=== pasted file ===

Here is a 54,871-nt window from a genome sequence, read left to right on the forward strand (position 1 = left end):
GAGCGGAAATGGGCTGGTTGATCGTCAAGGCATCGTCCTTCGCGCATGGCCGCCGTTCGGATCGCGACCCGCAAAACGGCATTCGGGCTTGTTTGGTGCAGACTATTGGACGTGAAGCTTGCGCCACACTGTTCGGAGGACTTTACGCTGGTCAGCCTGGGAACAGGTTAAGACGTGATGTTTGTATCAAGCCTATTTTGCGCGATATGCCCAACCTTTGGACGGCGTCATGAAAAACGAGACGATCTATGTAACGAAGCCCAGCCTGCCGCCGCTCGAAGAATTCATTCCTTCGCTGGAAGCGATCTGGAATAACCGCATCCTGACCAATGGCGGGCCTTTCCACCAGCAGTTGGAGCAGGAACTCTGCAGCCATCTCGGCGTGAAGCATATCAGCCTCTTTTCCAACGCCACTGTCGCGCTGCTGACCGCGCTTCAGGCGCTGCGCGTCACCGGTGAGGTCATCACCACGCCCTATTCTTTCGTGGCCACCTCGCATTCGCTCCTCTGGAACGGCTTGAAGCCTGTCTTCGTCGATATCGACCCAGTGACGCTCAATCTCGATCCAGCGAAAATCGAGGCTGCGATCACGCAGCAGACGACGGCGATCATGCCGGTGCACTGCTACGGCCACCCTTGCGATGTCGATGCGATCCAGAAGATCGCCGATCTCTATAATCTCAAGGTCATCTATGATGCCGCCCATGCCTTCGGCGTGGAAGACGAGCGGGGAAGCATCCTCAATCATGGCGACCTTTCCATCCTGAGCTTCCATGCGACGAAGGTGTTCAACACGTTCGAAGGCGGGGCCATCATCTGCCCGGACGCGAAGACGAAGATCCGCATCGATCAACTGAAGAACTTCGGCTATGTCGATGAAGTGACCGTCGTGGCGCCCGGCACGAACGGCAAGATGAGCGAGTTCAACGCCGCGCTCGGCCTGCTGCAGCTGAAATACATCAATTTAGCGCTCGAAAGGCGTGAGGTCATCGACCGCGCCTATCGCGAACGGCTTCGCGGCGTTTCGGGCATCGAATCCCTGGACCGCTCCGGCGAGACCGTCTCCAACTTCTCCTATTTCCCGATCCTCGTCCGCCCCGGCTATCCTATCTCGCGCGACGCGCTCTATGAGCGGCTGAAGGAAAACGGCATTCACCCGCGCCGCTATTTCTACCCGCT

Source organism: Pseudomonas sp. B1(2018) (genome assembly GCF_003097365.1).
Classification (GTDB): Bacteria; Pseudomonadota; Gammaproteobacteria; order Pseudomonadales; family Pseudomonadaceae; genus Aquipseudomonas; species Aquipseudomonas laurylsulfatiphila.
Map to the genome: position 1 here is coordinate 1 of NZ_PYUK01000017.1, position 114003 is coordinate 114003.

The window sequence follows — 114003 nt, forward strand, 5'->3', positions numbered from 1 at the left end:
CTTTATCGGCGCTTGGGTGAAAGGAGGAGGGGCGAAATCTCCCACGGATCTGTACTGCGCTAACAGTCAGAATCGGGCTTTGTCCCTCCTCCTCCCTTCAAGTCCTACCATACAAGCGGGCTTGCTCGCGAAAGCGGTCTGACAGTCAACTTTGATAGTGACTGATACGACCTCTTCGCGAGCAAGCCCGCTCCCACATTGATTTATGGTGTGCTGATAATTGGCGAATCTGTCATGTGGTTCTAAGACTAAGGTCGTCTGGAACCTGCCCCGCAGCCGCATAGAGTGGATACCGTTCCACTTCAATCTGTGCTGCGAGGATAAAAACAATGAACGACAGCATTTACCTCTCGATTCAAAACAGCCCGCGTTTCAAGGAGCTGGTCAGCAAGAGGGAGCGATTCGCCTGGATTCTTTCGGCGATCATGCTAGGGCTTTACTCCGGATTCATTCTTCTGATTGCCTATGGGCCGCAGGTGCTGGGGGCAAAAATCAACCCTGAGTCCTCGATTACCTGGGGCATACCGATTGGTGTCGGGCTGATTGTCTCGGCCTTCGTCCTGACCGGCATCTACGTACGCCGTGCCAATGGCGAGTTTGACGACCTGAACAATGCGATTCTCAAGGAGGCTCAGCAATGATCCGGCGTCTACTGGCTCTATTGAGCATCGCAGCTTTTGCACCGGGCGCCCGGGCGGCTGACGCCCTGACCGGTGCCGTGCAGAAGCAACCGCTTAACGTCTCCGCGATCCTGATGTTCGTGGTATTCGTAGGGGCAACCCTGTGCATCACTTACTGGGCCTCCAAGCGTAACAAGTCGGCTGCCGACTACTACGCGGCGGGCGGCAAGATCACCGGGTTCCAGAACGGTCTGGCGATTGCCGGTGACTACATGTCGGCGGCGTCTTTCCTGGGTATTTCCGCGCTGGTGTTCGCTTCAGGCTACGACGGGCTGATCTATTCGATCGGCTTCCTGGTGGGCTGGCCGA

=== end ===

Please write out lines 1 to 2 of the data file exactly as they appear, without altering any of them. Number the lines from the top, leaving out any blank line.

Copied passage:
Here is a 54,871-nt window from a genome sequence, read left to right on the forward strand (position 1 = left end):
GAGCGGAAATGGGCTGGTTGATCGTCAAGGCATCGTCCTTCGCGCATGGCCGCCGTTCGGATCGCGACCCGCAAAACGGCATTCGGGCTTGTTTGGTGCAGACTATTGGACGTGAAGCTTGCGCCACACTGTTCGGAGGACTTTACGCTGGTCAGCCTGGGAACAGGTTAAGACGTGATGTTTGTATCAAGCCTATTTTGCGCGATATGCCCAACCTTTGGACGGCGTCATGAAAAACGAGACGATCTATGTAACGAAGCCCAGCCTGCCGCCGCTCGAAGAATTCATTCCTTCGCTGGAAGCGATCTGGAATAACCGCATCCTGACCAATGGCGGGCCTTTCCACCAGCAGTTGGAGCAGGAACTCTGCAGCCATCTCGGCGTGAAGCATATCAGCCTCTTTTCCAACGCCACTGTCGCGCTGCTGACCGCGCTTCAGGCGCTGCGCGTCACCGGTGAGGTCATCACCACGCCCTATTCTTTCGTGGCCACCTCGCATTCGCTCCTCTGGAACGGCTTGAAGCCTGTCTTCGTCGATATCGACCCAGTGACGCTCAATCTCGATCCAGCGAAAATCGAGGCTGCGATCACGCAGCAGACGACGGCGATCATGCCGGTGCACTGCTACGGCCACCCTTGCGATGTCGATGCGATCCAGAAGATCGCCGATCTCTATAATCTCAAGGTCATCTATGATGCCGCCCATGCCTTCGGCGTGGAAGACGAGCGGGGAAGCATCCTCAATCATGGCGACCTTTCCATCCTGAGCTTCCATGCGACGAAGGTGTTCAACACGTTCGAAGGCGGGGCCATCATCTGCCCGGACGCGAAGACGAAGATCCGCATCGATCAACTGAAGAACTTCGGCTATGTCGATGAAGTGACCGTCGTGGCGCCCGGCACGAACGGCAAGATGAGCGAGTTCAACGCCGCGCTCGGCCTGCTGCAGCTGAAATACATCAATTTAGCGCTCGAAAGGCGTGAGGTCATCGACCGCGCCTATCGCGAACGGCTTCGCGGCGTTTCGGGCATCGAATCCCTGGACCGCTCCGGCGAGACCGTCTCCAACTTCTCCTATTTCCCGATCCTCGTCCGCCCCGGCTATCCTATCTCGCGCGACGCGCTCTATGAGCGGCTGAAGGAAAACGGCATTCACCCGCGCCGCTATTTCTACCCGCT